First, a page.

By Leigh Garner – WIAT
ALABASTER, Ala. (WIAT) – Daniel Mills had been having the same conversation with his friends and coworkers for months.
“I said, we’ve really got to fix this,” Mills explained. “There’s something wrong with our people.”
Mills had worked as a flight medic, fireman, and a paramedic–for more than 15 years. He also served in the military.
“I deal with stuff too,” he told CBS42 News. “Everyday.”
Two years ago, he ran into his old partner, David Farris, from the ambulance service at the UAB Emergency Room.
“He was a paramedic and a fireman, a nurse, and he’s kind of done and seen a lot,” Mills said. “I saw him at UAB one day and we were both dropping off patients. He got off work the next morning and committed suicide.”
Mills had talked with Farris that day for more than an hour. He could tell that something with off, but he didn’t ask if Farris was okay. When he saw the news of his friend’s death on social media, he knew he had to do something.
“It started that day when I said down with my friends and I said, let’s think of a name,” Mills explained. “My buddy was like, 911 Buddy Check.”
May is Mental Health Awareness Month, and even though the month is almost over, Mills and the people affiliated with The 911 Buddy Check Project want to spread the word. “If we can prevent one, we’ll prevent a thousand,” Mills said of first-responder suicides.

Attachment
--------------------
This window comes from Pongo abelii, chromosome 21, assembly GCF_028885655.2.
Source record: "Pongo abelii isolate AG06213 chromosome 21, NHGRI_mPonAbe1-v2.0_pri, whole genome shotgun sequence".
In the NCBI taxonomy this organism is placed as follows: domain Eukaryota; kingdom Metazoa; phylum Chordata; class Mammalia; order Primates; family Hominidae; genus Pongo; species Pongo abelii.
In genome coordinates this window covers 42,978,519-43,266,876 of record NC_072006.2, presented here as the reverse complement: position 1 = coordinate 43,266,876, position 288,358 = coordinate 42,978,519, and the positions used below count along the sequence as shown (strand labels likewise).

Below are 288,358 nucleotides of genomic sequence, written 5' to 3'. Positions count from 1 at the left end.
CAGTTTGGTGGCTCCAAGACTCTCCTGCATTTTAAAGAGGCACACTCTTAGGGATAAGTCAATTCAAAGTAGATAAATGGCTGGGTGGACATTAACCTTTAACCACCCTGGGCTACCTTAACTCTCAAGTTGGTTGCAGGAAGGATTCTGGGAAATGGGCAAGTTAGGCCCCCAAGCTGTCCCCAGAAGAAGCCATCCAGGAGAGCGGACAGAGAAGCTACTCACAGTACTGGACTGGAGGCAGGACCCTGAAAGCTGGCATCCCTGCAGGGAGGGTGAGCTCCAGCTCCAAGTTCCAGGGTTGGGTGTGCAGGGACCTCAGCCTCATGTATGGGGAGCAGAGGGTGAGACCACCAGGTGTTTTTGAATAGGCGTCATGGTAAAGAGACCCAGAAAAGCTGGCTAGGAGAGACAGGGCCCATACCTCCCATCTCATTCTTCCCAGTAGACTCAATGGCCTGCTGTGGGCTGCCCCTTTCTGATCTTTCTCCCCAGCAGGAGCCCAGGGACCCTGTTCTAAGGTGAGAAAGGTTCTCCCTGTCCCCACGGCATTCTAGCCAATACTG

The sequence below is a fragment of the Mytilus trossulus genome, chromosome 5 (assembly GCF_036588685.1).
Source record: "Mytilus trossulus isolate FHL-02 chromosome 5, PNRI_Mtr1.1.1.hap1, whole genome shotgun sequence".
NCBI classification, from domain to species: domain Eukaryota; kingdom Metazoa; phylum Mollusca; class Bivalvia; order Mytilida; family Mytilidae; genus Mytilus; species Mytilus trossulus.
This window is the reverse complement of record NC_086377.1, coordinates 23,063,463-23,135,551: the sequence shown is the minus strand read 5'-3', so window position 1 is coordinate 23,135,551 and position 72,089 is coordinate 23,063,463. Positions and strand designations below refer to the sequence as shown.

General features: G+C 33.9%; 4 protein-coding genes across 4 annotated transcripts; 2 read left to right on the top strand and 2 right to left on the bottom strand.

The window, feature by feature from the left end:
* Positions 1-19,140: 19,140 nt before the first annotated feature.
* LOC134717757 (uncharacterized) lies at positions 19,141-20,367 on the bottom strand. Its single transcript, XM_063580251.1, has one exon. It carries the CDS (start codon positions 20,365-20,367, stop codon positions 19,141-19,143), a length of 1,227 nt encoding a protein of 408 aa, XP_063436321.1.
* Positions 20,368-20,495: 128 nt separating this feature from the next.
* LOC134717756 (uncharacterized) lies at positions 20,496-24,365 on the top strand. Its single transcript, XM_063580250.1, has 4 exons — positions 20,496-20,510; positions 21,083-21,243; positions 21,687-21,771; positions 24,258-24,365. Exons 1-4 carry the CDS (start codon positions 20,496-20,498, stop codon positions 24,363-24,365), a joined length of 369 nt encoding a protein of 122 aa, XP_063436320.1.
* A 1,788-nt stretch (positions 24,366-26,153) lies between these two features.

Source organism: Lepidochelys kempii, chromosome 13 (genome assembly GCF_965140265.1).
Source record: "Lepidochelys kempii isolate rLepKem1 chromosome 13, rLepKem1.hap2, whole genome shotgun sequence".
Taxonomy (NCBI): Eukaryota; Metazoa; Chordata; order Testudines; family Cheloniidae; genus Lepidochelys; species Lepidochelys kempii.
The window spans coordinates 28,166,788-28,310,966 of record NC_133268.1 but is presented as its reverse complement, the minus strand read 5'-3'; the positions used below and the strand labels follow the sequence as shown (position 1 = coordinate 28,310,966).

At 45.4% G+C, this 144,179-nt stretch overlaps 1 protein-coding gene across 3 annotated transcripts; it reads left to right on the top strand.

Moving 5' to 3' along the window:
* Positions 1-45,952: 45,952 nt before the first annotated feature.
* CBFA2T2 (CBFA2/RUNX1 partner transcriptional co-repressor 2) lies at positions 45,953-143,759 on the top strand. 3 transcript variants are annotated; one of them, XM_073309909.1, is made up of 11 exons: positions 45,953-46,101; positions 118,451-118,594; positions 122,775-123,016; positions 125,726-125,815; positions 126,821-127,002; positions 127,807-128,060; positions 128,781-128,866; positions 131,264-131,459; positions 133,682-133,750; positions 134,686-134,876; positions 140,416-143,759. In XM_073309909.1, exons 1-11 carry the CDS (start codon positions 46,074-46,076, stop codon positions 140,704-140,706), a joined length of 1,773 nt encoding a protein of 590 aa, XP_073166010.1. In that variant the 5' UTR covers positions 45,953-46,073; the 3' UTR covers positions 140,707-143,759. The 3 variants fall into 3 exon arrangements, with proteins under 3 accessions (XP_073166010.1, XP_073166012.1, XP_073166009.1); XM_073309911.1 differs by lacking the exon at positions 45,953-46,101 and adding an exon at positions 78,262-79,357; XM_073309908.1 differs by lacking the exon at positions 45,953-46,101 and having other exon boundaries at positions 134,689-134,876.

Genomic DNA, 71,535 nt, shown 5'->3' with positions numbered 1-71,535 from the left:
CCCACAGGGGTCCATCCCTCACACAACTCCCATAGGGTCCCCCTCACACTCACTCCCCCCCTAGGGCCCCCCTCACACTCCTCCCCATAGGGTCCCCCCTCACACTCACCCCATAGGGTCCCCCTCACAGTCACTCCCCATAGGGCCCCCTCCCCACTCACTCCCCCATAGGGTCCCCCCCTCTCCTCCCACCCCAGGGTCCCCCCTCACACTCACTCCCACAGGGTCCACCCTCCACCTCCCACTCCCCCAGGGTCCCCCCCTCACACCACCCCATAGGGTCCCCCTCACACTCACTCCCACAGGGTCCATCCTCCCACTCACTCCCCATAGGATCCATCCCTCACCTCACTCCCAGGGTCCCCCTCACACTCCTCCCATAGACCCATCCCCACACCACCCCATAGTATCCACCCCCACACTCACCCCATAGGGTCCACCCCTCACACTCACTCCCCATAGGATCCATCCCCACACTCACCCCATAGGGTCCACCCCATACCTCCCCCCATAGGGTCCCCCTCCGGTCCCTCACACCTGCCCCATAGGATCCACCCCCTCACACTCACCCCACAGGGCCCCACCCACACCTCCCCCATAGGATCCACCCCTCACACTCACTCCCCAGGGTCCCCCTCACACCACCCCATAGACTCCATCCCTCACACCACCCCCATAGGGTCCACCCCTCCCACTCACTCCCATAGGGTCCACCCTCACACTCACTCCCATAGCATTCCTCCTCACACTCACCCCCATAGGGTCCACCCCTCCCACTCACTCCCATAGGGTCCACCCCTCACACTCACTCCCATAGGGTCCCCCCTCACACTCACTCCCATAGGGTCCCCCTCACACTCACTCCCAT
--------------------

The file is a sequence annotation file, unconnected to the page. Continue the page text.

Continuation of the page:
“Every Wednesday, I would just say hey, if you’re an emergency services provider–if you’re dealing with some stuff–any post traumatic stress, substance abuse issues–reach out,” Mills said. “It just exploded. I think we’ve got a little over 3 or 4 thousand followers on the page now.”
The page is made up of firefighters, police, EMTs, dispatchers, and nurses and ER doctors. Members write in from all over the world. Mills shares a weekly video where he talks about his own demons and what motivates him.
“We’ve actually had, probably over a thousand in the last two years that we’ve been able to get either hooked up to some kind of formal counseling, pastoral care, or substance abuse care,” Mills said.
To learn more, you can find The 911 Buddy Check Project on Facebook, Instagram, and Twitter.